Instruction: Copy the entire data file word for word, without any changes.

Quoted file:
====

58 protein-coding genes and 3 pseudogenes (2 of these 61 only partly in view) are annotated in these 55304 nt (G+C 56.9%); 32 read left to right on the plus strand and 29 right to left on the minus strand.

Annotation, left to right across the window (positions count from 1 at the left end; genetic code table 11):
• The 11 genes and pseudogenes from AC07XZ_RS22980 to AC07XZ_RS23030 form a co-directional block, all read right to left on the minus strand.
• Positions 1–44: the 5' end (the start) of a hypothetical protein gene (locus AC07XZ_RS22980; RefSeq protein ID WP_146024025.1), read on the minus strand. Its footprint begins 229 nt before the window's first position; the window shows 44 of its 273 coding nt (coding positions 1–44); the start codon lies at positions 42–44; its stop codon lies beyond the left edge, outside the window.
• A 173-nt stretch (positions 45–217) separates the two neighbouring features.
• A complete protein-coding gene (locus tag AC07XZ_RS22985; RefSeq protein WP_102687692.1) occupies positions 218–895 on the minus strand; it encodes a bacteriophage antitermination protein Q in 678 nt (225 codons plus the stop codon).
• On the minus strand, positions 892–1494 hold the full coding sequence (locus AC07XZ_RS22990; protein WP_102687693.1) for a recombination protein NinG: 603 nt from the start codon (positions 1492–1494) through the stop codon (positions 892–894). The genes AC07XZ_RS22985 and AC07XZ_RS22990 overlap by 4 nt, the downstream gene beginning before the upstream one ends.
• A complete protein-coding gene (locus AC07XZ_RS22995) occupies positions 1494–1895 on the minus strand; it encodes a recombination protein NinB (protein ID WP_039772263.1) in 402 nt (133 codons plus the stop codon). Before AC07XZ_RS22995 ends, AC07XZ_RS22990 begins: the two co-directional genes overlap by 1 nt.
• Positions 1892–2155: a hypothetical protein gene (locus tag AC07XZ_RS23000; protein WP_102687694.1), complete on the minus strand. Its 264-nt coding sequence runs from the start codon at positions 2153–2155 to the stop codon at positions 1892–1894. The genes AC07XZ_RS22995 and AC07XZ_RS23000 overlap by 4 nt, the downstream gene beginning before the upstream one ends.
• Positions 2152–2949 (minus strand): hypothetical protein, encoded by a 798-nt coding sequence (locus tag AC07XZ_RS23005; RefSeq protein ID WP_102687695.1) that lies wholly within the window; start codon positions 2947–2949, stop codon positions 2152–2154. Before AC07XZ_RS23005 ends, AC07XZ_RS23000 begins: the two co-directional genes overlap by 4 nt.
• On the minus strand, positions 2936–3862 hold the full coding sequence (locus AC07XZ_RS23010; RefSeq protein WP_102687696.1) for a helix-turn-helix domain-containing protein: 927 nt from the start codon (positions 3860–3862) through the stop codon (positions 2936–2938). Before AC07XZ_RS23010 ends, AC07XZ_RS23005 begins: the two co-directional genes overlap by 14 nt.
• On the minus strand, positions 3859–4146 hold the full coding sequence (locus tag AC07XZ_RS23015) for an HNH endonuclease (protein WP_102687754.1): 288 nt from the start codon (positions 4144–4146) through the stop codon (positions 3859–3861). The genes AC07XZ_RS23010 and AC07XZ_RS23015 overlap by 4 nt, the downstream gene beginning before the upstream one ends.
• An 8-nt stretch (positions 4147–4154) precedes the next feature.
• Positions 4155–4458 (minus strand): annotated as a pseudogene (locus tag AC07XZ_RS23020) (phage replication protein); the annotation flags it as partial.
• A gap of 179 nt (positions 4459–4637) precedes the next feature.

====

58 protein-coding genes and 3 pseudogenes (2 of these 61 only partly in view) are annotated in these 55304 nt (G+C 56.9%); 32 read left to right on the plus strand and 29 right to left on the minus strand.

Annotation, left to right across the window (positions count from 1 at the left end; genetic code table 11):
• The 11 genes and pseudogenes from AC07XZ_RS22980 to AC07XZ_RS23030 form a co-directional block, all read right to left on the minus strand.
• Positions 1–44: the 5' end (the start) of a hypothetical protein gene (locus AC07XZ_RS22980; RefSeq protein ID WP_146024025.1), read on the minus strand. Its footprint begins 229 nt before the window's first position; the window shows 44 of its 273 coding nt (coding positions 1–44); the start codon lies at positions 42–44; its stop codon lies beyond the left edge, outside the window.
• A 173-nt stretch (positions 45–217) separates the two neighbouring features.
• A complete protein-coding gene (locus tag AC07XZ_RS22985; RefSeq protein WP_102687692.1) occupies positions 218–895 on the minus strand; it encodes a bacteriophage antitermination protein Q in 678 nt (225 codons plus the stop codon).
• On the minus strand, positions 892–1494 hold the full coding sequence (locus AC07XZ_RS22990; protein WP_102687693.1) for a recombination protein NinG: 603 nt from the start codon (positions 1492–1494) through the stop codon (positions 892–894). The genes AC07XZ_RS22985 and AC07XZ_RS22990 overlap by 4 nt, the downstream gene beginning before the upstream one ends.
• A complete protein-coding gene (locus AC07XZ_RS22995) occupies positions 1494–1895 on the minus strand; it encodes a recombination protein NinB (protein ID WP_039772263.1) in 402 nt (133 codons plus the stop codon). Before AC07XZ_RS22995 ends, AC07XZ_RS22990 begins: the two co-directional genes overlap by 1 nt.
• Positions 1892–2155: a hypothetical protein gene (locus tag AC07XZ_RS23000; protein WP_102687694.1), complete on the minus strand. Its 264-nt coding sequence runs from the start codon at positions 2153–2155 to the stop codon at positions 1892–1894. The genes AC07XZ_RS22995 and AC07XZ_RS23000 overlap by 4 nt, the downstream gene beginning before the upstream one ends.
• Positions 2152–2949 (minus strand): hypothetical protein, encoded by a 798-nt coding sequence (locus tag AC07XZ_RS23005; RefSeq protein ID WP_102687695.1) that lies wholly within the window; start codon positions 2947–2949, stop codon positions 2152–2154. Before AC07XZ_RS23005 ends, AC07XZ_RS23000 begins: the two co-directional genes overlap by 4 nt.
• On the minus strand, positions 2936–3862 hold the full coding sequence (locus AC07XZ_RS23010; RefSeq protein WP_102687696.1) for a helix-turn-helix domain-containing protein: 927 nt from the start codon (positions 3860–3862) through the stop codon (positions 2936–2938). Before AC07XZ_RS23010 ends, AC07XZ_RS23005 begins: the two co-directional genes overlap by 14 nt.
• On the minus strand, positions 3859–4146 hold the full coding sequence (locus tag AC07XZ_RS23015) for an HNH endonuclease (protein WP_102687754.1): 288 nt from the start codon (positions 4144–4146) through the stop codon (positions 3859–3861). The genes AC07XZ_RS23010 and AC07XZ_RS23015 overlap by 4 nt, the downstream gene beginning before the upstream one ends.
• An 8-nt stretch (positions 4147–4154) precedes the next feature.
• Positions 4155–4458 (minus strand): annotated as a pseudogene (locus tag AC07XZ_RS23020) (phage replication protein); the annotation flags it as partial.
• A gap of 179 nt (positions 4459–4637) precedes the next feature.